As an aside, I'll mention two other signifiant places where comma re-emplacement/removal can seem to change the meaning of a passage, or to clarify it. 

First is in 1 Nephi 13:30, if you remove the 2nd comma located after "captivity", the case is strengthened for the idea that the angel is referring to JUST the "gentiles who have gone forth out of captivity and have been lifted up by the power of God above all other nations", not to the other gentiles who have gone forth out of captivity.  This reading undercuts the Heartlander idea about this passage, that all references to gentiles going out of captivity means they all came to CONUS, which is the sole 'promised land'.

Another one is Mormon 6:11.  Does the phrase:  "did behold on the morrow" refer to the day after the single day of the last great battle, or does it simply refer to the day after a much longer battle?  If you remove the comma appearing after "morrow", I think the case is strengthened for the latter case.  I.e., Mormon is simply referring to being able to really survey the scene only after the long battle, which probably lasted many days . . . .  on the day dawning after the Lamanites had returned to their camps.   This makes MUCH more sense, when you consider the incredible numbers that were slaughtered during this battle.

 

According the the Doctrine and Covenants Encyclopedia, Gazelem refers to a person:

"In three different revelations, spanning a period of two years (1832-34), Joseph Smith was called "Gazelam" by the Lord (D&C 78:9; 82:11; 104:26, 43, 45, 46; pre-1981 edition). His name was disguised in order to prevent his enemies from discovering what plans the Lord had in mind at that particular time (HC 1:255).
In the Book of Mormon, Alma reveals the following use of the word Gazelem: "And the Lord said: I will prepare unto my servant Gazelem, a stone, which shall shine forth in darkness unto light, that I may discover unto my people who serve me" (Alma 37:23; italics added). The meaning of Gazelem is discussed by Reynolds and Sjodahl: "Gazelem is a name given to a servant of God. The word appears to have its roots in Gaz-a stone, and Aleim, a name of God as a revelator, or the interposer in the affairs of men. If this suggestion is correct, its roots admirably agree with its apparent meaning-a seer." (CBM 4:162.) With this in mind, it is appropriate that such a name was applied to God's seer on earth-the Prophet Joseph Smith."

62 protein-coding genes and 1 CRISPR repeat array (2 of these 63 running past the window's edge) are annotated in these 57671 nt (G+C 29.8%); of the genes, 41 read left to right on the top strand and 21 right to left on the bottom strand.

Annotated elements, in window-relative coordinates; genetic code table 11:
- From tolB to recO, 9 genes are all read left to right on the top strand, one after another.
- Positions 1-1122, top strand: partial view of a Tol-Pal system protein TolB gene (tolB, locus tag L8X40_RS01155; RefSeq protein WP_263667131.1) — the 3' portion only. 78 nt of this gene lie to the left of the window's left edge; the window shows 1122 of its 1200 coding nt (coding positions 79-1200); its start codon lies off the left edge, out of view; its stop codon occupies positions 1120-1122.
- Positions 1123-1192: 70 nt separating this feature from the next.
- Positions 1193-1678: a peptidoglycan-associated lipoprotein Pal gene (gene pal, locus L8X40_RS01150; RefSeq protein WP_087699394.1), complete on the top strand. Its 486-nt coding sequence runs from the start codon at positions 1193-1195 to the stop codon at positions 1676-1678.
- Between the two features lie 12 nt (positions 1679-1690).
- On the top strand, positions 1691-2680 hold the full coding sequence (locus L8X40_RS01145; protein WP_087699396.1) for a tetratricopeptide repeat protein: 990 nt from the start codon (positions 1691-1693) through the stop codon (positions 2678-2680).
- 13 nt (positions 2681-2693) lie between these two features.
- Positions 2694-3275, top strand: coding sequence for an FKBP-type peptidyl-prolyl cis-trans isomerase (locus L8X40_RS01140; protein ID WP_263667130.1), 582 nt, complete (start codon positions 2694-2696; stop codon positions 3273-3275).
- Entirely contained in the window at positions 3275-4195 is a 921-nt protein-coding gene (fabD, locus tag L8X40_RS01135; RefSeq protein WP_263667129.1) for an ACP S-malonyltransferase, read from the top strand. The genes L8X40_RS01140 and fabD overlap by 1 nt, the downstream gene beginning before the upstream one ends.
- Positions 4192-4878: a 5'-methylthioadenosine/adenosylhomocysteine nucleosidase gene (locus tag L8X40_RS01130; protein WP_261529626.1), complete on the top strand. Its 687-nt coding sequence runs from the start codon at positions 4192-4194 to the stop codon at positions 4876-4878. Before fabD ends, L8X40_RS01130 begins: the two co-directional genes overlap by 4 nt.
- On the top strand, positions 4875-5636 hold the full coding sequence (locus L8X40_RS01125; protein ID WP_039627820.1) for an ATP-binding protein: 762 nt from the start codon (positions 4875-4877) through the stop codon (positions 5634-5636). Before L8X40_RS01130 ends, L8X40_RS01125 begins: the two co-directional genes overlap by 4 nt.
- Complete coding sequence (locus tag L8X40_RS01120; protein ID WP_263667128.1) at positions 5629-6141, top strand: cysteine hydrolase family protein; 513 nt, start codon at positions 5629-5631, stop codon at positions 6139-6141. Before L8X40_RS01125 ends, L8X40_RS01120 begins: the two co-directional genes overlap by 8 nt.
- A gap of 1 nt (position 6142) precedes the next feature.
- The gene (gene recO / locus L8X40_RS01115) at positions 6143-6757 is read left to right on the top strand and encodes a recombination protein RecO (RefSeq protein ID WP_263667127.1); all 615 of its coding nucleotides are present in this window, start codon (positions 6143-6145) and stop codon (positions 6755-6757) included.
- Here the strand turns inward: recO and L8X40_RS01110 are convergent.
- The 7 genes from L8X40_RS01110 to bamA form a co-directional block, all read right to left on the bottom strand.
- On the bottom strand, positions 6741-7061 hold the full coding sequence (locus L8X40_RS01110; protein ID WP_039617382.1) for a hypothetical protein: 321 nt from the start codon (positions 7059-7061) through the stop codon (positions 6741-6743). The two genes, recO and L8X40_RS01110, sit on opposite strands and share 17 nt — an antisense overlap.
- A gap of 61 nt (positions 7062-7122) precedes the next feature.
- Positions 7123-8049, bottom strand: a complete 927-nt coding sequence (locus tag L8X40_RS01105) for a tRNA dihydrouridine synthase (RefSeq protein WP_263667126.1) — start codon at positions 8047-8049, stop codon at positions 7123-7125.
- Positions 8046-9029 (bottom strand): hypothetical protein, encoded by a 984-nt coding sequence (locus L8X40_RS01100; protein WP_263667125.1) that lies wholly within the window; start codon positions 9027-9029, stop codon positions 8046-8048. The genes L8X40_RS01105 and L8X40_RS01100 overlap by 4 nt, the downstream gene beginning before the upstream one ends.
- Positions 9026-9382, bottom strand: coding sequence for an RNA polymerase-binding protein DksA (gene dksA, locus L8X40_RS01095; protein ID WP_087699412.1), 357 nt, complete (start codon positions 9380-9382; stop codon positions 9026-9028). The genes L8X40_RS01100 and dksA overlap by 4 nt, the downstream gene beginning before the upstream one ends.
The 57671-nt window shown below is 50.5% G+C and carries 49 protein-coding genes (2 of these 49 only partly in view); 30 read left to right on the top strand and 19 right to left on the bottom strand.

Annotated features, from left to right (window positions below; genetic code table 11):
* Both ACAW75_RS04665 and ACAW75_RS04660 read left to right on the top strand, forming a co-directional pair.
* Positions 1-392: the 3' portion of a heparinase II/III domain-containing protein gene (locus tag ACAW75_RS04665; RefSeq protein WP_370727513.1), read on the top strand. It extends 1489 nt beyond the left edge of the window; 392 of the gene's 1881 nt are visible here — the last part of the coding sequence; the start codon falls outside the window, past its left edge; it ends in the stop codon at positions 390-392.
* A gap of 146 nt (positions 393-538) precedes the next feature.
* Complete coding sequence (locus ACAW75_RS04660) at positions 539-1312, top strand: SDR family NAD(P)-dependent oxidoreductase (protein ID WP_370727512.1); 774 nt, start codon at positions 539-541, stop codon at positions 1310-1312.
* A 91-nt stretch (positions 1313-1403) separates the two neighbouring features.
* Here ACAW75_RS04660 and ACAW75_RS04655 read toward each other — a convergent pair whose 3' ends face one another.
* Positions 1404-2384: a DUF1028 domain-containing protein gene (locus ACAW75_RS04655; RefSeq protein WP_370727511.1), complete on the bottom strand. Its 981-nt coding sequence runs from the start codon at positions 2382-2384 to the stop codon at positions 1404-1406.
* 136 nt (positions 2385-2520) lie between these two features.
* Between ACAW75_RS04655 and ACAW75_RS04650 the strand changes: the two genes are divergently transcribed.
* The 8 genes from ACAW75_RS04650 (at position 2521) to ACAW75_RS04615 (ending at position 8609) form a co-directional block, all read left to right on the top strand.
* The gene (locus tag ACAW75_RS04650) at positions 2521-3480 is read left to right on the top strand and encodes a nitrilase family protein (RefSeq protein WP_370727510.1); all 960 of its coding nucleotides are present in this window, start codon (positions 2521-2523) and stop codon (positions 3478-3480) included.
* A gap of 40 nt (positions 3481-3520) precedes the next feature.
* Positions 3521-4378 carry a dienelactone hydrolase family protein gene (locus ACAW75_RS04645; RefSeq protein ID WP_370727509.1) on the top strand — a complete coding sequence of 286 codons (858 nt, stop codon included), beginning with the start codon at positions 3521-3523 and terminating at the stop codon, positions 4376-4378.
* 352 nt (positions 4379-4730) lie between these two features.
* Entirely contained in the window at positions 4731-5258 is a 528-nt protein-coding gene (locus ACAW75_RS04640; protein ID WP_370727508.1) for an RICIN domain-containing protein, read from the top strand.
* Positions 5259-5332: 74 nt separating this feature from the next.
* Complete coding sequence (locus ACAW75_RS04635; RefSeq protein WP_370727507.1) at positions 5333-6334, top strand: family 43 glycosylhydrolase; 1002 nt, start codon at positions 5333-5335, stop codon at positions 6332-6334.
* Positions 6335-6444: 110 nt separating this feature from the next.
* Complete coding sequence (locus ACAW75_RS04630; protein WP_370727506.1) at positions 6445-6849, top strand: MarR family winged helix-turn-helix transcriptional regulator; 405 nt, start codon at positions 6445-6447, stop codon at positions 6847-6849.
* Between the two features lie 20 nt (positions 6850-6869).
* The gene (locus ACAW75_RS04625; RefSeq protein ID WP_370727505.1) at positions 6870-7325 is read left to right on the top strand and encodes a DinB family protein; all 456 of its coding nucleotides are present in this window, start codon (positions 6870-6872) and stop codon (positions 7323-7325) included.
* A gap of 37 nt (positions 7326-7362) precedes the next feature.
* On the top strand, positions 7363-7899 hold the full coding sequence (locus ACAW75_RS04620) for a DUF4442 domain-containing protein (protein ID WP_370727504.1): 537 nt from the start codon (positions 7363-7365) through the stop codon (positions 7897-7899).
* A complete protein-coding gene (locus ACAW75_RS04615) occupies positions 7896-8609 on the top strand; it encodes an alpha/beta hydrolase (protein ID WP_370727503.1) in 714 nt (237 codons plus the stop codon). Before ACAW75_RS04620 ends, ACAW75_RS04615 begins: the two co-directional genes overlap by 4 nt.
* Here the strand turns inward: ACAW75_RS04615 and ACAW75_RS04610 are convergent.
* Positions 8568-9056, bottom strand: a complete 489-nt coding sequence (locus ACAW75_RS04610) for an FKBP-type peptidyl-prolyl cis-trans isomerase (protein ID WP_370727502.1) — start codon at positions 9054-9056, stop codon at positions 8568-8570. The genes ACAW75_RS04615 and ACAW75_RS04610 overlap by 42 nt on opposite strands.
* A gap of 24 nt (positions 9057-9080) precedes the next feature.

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Posted (edited)
1 hour ago, JAHS said:

According the the Doctrine and Covenants Encyclopedia, Gazelem refers to a person:

"In three different revelations, spanning a period of two years (1832-34), Joseph Smith was called "Gazelam" by the Lord (D&C 78:9; 82:11; 104:26, 43, 45, 46; pre-1981 edition). His name was disguised in order to prevent his enemies from discovering what plans the Lord had in mind at that particular time (HC 1:255).
In the Book of Mormon, Alma reveals the following use of the word Gazelem: "And the Lord said: I will prepare unto my servant Gazelem, a stone, which shall shine forth in darkness unto light, that I may discover unto my people who serve me" (Alma 37:23; italics added). The meaning of Gazelem is discussed by Reynolds and Sjodahl: "Gazelem is a name given to a servant of God. The word appears to have its roots in Gaz-a stone, and Aleim, a name of God as a revelator, or the interposer in the affairs of men. If this suggestion is correct, its roots admirably agree with its apparent meaning-a seer." (CBM 4:162.) With this in mind, it is appropriate that such a name was applied to God's seer on earth-the Prophet Joseph Smith."

But if the meaning of 'Gaz-a' means stone, then the ambiguity remains . . . . it could be both.  Provided I've read your quote accurately.  But even if you were says 'Gaz' means "a stone", this wouldn't change.  You could then interpet Gaz+Alaim to mean God as a revelator by means of a stone . . . . which is in keeping with 2 stones being given to the Brother of Jared in order to 'interpret' the unkown writing he was told to write then hide up.

Then if you look at the saying that Jesus is the rock or stone of Israel, and the interpretation of the idea that "rock" in Mathew 16:18 has been interpreted as meaning 'the rock of revelation' ( "18 And I say also unto thee, That thou art Peter, and upon this rock I will build my church; and the gates of hell shall not prevail against it"), then you add more credence to Gazelem meaning both a person who wielded revelation and the rock by means of how the revelation came . . . . a double meaning.

So, how fitting that a code name used by Joseph or the designation given him by the Lord, could mean the 'stone of revelation' . . . . Joseph being preeminently, a 'revelator'.